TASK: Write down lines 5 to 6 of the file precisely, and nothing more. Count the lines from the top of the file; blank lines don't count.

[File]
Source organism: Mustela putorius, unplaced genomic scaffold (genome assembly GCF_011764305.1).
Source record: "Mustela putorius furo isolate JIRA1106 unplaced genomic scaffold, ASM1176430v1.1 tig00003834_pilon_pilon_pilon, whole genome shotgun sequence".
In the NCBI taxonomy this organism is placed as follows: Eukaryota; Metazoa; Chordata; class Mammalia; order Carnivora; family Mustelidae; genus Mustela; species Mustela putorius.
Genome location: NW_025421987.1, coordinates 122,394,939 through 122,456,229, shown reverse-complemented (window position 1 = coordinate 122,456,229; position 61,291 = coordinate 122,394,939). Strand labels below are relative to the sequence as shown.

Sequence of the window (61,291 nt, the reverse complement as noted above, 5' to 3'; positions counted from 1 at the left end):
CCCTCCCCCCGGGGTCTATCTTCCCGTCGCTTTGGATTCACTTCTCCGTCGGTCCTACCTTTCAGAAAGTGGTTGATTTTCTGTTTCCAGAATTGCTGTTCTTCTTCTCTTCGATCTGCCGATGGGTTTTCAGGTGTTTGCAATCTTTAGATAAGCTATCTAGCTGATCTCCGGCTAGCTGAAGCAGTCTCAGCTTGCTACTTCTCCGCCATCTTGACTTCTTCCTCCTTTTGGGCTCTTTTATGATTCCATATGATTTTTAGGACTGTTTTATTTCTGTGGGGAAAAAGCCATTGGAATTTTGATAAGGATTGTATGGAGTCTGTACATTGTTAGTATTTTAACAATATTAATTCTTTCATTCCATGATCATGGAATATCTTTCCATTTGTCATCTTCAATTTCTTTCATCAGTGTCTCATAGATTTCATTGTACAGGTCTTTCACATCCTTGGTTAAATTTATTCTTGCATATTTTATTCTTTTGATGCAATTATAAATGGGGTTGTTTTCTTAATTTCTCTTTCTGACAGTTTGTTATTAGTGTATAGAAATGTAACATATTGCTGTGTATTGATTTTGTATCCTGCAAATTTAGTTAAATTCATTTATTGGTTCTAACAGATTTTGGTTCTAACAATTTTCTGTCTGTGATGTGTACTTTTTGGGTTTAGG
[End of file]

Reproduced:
Sequence of the window (61,291 nt, the reverse complement as noted above, 5' to 3'; positions counted from 1 at the left end):
CCCTCCCCCCGGGGTCTATCTTCCCGTCGCTTTGGATTCACTTCTCCGTCGGTCCTACCTTTCAGAAAGTGGTTGATTTTCTGTTTCCAGAATTGCTGTTCTTCTTCTCTTCGATCTGCCGATGGGTTTTCAGGTGTTTGCAATCTTTAGATAAGCTATCTAGCTGATCTCCGGCTAGCTGAAGCAGTCTCAGCTTGCTACTTCTCCGCCATCTTGACTTCTTCCTCCTTTTGGGCTCTTTTATGATTCCATATGATTTTTAGGACTGTTTTATTTCTGTGGGGAAAAAGCCATTGGAATTTTGATAAGGATTGTATGGAGTCTGTACATTGTTAGTATTTTAACAATATTAATTCTTTCATTCCATGATCATGGAATATCTTTCCATTTGTCATCTTCAATTTCTTTCATCAGTGTCTCATAGATTTCATTGTACAGGTCTTTCACATCCTTGGTTAAATTTATTCTTGCATATTTTATTCTTTTGATGCAATTATAAATGGGGTTGTTTTCTTAATTTCTCTTTCTGACAGTTTGTTATTAGTGTATAGAAATGTAACATATTGCTGTGTATTGATTTTGTATCCTGCAAATTTAGTTAAATTCATTTATTGGTTCTAACAGATTTTGGTTCTAACAATTTTCTGTCTGTGATGTGTACTTTTTGGGTTTAGG